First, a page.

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28
A 32bit Logarithmic Arithmetic Unit and Its Performance Compared to FloatingPoint
 14TH SYMPOSIUM ON COMPUTER ARITHMETIC
, 1999
"... As an alternative to floatingpoint, several papers have proposed the use of a logarithmic number system, in which a real number is represented as a fixedpoint logarithm. Multiplication and division therefore proceed in minimal time with no rounding error. However, the system can only offer an over ..."
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Cited by 15 (2 self)
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As an alternative to floatingpoint, several papers have proposed the use of a logarithmic number system, in which a real number is represented as a fixedpoint logarithm. Multiplication and division therefore proceed in minimal time with no rounding error. However, the system can only offer an overall advantage if addition and subtraction can be performed with speed and accuracy at least equal to that of floatingpoint, but these operations require the interpolation of a nonlinear function which has hitherto been either timeconsuming or inaccurate. We present a procedure by which additions and subtractions can be performed rapidly and accurately, and show that these operations are thereby competitive with their floatingpoint equivalents. We then show that the average performance of the logarithmic system exceeds floatingpoint, in terms of both speed and accuracy.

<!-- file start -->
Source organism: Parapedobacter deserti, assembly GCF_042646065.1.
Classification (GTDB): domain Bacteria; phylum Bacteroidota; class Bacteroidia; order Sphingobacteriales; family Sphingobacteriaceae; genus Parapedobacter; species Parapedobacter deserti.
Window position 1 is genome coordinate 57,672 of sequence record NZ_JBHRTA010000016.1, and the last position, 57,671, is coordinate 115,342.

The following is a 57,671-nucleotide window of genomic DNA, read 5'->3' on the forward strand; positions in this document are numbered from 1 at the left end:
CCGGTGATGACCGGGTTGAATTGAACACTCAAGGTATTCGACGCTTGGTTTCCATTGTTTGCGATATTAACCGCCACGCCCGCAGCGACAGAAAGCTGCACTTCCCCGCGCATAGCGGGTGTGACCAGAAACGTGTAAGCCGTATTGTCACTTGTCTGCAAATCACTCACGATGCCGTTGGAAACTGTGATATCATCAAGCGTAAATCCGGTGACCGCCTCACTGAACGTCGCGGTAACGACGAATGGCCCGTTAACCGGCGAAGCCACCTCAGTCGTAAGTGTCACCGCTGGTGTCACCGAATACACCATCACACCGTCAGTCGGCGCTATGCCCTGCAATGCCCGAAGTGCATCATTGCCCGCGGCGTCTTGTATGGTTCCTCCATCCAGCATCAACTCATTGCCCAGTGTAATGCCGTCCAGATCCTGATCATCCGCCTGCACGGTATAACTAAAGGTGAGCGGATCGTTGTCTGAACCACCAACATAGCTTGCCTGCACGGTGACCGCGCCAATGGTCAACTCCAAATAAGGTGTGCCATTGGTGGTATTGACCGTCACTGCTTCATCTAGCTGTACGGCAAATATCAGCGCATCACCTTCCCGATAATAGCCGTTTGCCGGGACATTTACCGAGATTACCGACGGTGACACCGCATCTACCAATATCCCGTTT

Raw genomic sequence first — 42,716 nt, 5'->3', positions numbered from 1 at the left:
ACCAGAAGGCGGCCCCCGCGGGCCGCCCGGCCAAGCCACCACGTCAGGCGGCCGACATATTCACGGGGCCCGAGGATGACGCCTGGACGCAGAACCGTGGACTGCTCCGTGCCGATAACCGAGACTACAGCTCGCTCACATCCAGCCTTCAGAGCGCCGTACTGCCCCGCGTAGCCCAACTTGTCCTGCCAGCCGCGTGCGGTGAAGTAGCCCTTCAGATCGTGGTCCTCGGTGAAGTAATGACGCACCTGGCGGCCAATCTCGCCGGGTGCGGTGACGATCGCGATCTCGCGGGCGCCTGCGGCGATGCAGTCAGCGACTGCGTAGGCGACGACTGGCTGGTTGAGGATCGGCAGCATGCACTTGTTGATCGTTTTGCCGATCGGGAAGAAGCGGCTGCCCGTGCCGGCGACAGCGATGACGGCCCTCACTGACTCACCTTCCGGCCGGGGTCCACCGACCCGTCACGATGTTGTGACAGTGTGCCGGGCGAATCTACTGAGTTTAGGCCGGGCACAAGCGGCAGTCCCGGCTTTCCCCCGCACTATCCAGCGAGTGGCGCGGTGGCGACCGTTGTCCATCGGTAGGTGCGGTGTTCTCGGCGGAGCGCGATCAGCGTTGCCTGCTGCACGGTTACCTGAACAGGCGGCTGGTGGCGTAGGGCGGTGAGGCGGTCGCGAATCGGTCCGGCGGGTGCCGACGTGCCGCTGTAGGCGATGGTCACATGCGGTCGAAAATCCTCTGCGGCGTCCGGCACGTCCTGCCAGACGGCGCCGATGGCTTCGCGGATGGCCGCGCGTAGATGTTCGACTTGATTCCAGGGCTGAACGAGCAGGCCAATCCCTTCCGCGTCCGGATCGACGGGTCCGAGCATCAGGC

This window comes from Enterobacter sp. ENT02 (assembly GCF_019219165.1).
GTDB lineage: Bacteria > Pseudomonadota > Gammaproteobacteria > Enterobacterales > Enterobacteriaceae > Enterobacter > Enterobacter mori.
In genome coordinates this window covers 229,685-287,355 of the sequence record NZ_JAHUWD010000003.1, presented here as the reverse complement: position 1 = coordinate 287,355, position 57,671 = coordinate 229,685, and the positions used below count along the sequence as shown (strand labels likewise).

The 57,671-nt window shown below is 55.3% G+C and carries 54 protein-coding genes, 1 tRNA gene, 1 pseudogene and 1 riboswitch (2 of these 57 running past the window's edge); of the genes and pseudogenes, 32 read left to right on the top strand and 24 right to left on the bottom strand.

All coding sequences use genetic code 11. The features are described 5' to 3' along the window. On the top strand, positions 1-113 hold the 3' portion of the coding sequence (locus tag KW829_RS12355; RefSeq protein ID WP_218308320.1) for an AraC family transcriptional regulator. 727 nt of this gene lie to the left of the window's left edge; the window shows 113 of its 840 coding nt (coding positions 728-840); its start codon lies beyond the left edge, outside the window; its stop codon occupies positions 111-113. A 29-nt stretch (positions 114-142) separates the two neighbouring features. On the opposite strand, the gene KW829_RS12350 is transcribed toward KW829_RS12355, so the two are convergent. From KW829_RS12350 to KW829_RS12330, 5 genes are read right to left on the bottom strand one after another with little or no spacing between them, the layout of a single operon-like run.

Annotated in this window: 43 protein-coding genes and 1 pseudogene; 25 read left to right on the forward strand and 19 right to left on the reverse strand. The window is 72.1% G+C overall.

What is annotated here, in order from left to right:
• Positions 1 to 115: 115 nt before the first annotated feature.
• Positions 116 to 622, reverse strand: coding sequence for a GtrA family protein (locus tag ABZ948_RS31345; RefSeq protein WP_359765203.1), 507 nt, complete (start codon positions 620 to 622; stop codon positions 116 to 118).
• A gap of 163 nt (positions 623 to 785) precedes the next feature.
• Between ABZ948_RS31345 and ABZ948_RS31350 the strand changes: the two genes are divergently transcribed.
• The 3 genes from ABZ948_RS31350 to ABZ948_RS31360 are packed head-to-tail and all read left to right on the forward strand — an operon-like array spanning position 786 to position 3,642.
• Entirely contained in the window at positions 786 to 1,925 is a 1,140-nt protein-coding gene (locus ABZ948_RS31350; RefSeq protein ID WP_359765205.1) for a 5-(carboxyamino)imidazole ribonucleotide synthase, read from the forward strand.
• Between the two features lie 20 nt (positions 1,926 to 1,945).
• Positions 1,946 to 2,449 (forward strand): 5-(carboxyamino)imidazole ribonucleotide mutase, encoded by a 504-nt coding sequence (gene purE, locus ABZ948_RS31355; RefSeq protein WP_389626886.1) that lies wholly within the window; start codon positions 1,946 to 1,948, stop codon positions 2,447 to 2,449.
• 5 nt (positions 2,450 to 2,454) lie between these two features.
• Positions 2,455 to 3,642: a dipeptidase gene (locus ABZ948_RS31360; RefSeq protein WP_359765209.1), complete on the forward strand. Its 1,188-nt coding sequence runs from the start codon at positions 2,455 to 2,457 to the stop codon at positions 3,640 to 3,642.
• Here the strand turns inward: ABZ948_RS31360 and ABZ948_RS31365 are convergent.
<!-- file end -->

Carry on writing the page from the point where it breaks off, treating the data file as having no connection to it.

Embedded Model Predictive Control for SystemonaChip Applications
 Journal of Process Control
, 2004
"... Abstract: We propose a framework for embedding model predictive control for SystemsonaChip applications. In order to allow the implementation of such a computationally expensive controller on chip, we propose reducing the precision of the operations coupled with using logarithmic number system ar ..."